According to a Wall Street Journal report: “Lobbyists for Exxon and other oil industry players have expressed dismay to lawmakers about several provisions in the legislation, including measures to prohibit partnerships with Russian individuals or companies under sanctions around the world, and to add congressional review of certain sanctions exemptions … Exxon spokesman Alan Jeffers said the company doesn’t have a position on sanctions but has provided legislators with information about how the bill could ‘disadvantage U.S. companies compared to our non-U.S. counterparts.’” Exxon was reportedly concerned, among other things, about the fact of its joint projects with Rosneft in New Mexico and Canada.
But the bill, even as modified, remains a barrier to the easing of Russia sanctions that Putin has sought, and thus, in particular, a barrier to the lucrative Exxon-Rosneft Arctic deal.
The White House hedged for week as to whether Trump would sign or veto the legislation. Press Secretary Sarah Huckabee Sanders said last week that Trump “has been very vocal about his support for continuing sanctions on those three countries.” But she added that Trump “wants to make sure we get the best deal for the American people possible … Congress does not have the best record on that. . . . He’s going to study that legislation and see what the final product looks like.”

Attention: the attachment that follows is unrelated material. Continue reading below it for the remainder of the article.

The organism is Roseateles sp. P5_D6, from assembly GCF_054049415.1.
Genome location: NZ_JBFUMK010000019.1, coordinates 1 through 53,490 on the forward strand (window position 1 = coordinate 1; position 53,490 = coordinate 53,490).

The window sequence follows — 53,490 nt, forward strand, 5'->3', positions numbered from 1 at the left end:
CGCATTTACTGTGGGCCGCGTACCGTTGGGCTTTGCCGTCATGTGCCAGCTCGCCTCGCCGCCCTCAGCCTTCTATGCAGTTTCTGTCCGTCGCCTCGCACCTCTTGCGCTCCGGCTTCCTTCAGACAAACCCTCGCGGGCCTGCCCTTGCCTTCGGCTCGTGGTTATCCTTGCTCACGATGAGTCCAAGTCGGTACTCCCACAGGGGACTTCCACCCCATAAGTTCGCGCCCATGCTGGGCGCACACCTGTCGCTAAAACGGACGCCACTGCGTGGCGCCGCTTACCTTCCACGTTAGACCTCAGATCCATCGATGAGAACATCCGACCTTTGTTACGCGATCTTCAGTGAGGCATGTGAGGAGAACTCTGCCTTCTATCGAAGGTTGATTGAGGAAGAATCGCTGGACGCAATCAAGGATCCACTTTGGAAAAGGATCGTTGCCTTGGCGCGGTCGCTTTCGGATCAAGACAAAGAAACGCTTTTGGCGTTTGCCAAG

Vladimir Putin, unlike Trump, could count votes, and knew that even a Trump veto would likely be overridden by Congress. So Friday morning, Putin tried a new take, implementing the retaliation he put on hold in December. Russia seized two U.S. diplomatic properties in the Moscow area ― a warehouse a collection of rustic cottages ― and ordered the U.S. to cut its staff in Russia down to 455, matching the number of Russian diplomats in the U.S. “It’s impossible to endlessly tolerate this kind of insolence toward our country,” Putin said Friday.
Friday afternoon the White House announced that Trump would sign the bill, tightening the grip of the Russia sanctions ― the opposite of what candidate Trump had proposed.
Still, Putin and Trump seem unlikely to stop pursuing their bromance, seemingly driven by a mutual love of autocratic government, of pressuring the media and judiciary to do their bidding, of their white nationalist fans, and of mingling their financial interests with their government power, as well as their agreed-upon liquids of choice, oil and gas.
Whatever the fate of its former CEO Tillerson in the Trump government, and despite its current tiff with Treasury, ExxonMobil, along with Sechin and Rosneft, will be waiting in the wings, hoping that a new era of detente will unleash boundless new fossil fuel production and profits.
Kert Davies directs the Climate Investigations Center. David Halperin, a lawyer, formerly worked at the National Security Council and the Senate Intelligence Committee. This article also appears on Republic Report.